Look at what you own or something you want to buy and think of the production, the wood, straw, hemp, bamboo if you like in a warm place, how much energy has been used to grow it, how much of a process it has been through to create it, the more something is processed the more energy it uses and the more potential it has to harm our sensitive bodies if it comes close to it. Think of many chemicals have been added to make it water resistant, insect or fire resistant, what glues have been added to the fibres, what are they made of? Petro chemicals probably, what does that mean, how has that been made. Has it polluted the land around the extraction site? What chemicals are expelled in the air, in the water at the factory. Who works at the factory, how are they treated are they in a country were welfare is not a priority. How are the native people treated who live around the extraction and drilling areas. What about the wars it creates, how does that affect our world.
Once the material is made, how is transported, shipped, how far, how much fuel has been used to get it to you.
Is it a local material, is it natural, sustainable, British made, are the people paid and treated fairly, are they cared for, respected and treated as human beings.
What paints, varnishes, oils, glues have been used how do they affect our world.
Where did your hardwood or plywood come from, the Rainforest? How much are the people paid to cut it, how many native people where displaced. What does it mean to cut down the Rainforest.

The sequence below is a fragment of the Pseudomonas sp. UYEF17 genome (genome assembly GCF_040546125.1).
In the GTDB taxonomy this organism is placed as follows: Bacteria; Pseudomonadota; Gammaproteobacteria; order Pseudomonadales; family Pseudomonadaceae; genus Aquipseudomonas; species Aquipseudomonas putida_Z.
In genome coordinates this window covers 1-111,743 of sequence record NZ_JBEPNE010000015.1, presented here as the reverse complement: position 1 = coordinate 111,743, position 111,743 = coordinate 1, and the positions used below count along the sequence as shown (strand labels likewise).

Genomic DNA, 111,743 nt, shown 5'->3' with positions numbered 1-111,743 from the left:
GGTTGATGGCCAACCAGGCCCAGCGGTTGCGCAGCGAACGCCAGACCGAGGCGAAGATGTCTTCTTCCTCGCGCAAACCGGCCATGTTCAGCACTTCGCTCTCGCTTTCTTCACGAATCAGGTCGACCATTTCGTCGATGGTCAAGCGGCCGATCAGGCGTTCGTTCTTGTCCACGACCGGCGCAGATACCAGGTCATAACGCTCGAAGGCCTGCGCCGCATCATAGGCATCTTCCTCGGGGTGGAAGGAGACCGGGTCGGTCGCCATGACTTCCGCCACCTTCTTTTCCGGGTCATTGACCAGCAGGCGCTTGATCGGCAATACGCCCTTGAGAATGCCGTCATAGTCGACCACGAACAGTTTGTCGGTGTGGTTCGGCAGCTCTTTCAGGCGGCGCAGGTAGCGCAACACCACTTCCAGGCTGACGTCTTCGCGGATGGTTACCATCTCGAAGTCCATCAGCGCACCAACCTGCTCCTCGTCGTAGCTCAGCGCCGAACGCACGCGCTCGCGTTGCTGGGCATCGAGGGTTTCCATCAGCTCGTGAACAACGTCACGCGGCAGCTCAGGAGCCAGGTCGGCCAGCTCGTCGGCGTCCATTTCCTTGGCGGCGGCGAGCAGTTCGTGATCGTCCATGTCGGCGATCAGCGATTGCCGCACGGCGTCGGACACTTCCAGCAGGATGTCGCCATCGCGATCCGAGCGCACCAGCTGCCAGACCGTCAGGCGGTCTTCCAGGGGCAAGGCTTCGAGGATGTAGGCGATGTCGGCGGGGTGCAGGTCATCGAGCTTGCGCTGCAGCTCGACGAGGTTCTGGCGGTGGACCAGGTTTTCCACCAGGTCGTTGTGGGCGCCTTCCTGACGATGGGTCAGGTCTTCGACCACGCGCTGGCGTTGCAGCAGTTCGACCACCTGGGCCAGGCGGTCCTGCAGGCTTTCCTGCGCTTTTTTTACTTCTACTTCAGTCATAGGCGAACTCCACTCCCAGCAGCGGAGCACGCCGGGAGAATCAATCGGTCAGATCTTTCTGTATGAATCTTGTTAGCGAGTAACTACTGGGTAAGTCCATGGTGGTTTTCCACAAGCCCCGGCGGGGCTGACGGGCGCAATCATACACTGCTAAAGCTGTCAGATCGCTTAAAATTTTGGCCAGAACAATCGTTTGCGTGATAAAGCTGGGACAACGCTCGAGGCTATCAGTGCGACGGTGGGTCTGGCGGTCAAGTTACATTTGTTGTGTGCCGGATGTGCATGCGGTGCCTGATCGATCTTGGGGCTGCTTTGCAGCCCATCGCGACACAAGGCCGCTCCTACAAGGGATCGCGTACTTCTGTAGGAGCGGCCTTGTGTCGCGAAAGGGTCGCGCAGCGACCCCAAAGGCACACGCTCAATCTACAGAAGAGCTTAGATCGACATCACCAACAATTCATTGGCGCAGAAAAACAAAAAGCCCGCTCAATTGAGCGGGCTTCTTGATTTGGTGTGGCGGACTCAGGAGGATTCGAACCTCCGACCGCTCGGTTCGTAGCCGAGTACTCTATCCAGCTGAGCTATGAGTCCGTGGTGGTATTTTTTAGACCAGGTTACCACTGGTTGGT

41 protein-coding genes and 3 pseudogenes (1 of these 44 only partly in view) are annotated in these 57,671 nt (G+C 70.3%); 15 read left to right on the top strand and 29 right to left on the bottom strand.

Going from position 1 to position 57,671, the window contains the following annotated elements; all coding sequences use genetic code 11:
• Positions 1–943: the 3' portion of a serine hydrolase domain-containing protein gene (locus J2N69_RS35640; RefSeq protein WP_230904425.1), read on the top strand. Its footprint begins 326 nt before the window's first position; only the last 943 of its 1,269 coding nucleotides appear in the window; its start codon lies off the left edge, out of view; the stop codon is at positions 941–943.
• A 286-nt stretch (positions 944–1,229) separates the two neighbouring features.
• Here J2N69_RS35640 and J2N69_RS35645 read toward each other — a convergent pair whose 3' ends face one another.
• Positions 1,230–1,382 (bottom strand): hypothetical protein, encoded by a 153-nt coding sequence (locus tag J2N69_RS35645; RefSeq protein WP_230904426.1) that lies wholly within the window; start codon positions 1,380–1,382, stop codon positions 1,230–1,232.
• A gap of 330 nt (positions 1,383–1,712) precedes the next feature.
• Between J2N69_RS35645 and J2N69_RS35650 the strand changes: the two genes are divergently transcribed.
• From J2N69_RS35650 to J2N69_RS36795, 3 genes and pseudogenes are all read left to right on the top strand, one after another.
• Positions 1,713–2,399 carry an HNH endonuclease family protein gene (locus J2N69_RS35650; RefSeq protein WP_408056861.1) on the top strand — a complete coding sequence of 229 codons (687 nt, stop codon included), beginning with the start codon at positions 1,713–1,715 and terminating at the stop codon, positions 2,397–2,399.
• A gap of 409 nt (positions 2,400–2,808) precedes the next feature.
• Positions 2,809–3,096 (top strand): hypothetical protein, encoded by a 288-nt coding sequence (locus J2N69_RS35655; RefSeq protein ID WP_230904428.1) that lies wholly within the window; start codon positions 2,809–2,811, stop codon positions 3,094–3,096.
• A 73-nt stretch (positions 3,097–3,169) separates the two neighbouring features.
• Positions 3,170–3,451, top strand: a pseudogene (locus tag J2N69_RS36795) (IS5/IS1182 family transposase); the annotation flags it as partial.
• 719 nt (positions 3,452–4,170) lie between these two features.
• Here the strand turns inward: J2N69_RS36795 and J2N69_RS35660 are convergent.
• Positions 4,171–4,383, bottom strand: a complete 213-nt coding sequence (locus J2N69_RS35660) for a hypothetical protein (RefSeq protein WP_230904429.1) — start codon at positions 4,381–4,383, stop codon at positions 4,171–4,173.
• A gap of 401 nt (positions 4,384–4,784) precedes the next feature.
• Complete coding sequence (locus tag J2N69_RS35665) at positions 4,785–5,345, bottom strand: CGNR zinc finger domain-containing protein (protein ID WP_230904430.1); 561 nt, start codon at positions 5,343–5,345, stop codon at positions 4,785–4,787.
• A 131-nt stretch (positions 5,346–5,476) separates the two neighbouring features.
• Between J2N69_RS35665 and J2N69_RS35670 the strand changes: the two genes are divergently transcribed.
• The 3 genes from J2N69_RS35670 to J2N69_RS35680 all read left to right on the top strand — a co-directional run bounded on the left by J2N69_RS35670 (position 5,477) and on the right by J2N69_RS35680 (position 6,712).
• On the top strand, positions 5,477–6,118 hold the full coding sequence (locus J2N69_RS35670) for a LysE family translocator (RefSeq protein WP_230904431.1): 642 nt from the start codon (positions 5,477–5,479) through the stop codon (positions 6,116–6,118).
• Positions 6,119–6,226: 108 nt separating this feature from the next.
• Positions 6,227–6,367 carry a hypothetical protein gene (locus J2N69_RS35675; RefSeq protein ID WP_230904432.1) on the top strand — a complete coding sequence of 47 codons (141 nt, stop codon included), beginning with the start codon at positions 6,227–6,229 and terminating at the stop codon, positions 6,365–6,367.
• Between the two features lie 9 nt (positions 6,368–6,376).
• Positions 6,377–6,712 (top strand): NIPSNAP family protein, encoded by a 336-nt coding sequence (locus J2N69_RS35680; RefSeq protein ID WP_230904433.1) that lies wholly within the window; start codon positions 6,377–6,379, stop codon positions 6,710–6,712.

Do you know that we are loosing an area of the Rainforest the size of a football pitch, every, single, second!? (Attenborough) If my maths is correct that makes 60 football pitches per minute! :o) I am not into football but that’s still a lot of football pitches! Well I know they are not building football picthes on the Rainforest, they are cutting it to provide us with “luxurious” woods, out door furniture, cattle grazing, soya production to feed stock, probably GM too.
Hold on a minute, that makes it just a matter of time before it is all gone, and if you ever think it’s just a bunch of trees and insects in there, well it’s the medicine chest of the World actually! And so so much more, it is what teaches me how things should work, I look at the Rainforest, a natural eco system and see how it does things and use it as a blue print to understand other things.
Milo is left bare with just oil or varnish, and the bottom untreated, raw, uneven with nothing to hide.
You can see what it is made of, all the layers of different materials that are commonly used today and wasted too. The outside is sanded smooth and oiled with a plant based material, I am still experimenting with this . It is put together with screws, and the glue that is made of natural materials, there is enough petrol used in the waste offcuts used to make this table, I don’t want to add anymore. The inside is left uneven, unfinished and rough to further accentuate the fact that these are waste offcuts.
Petrol to me signifies so much more than the obvious pollution and unsustainable practice of drilling oil. It signifies, corruption, unethical behaviour, suffering and war as well as the halting of new innovative ideas to help our world. While petrol is around it will be harder to progress away from it, because it has such a stronghold, it is such a massive snow ball rolling down a hill with such momentum that it is hard to stop, the only way it can be stopped is to stop demand, thaw the snow ahead so it can’t built up anymore and eventually will melt and disappear.
This oil monopoly stalls innovation in alternative materials.
Everything is made form petrol, everything. And everything that is made from petrol can be made form natural materials such as hemp and other plants. Petrol stopped the hemp industry in it’s tracks in the 1930’s and instead of natural materials such as hemp made cloths and bio diesel made from plants as the diesel was originally designed to run on, we ended up with our clothes, drugs, food additives, carpets, paints, fertiliser and pesticides, fuel all made form one dominant source, petro chemicals. (There is a link to my Hemp blog post at the end)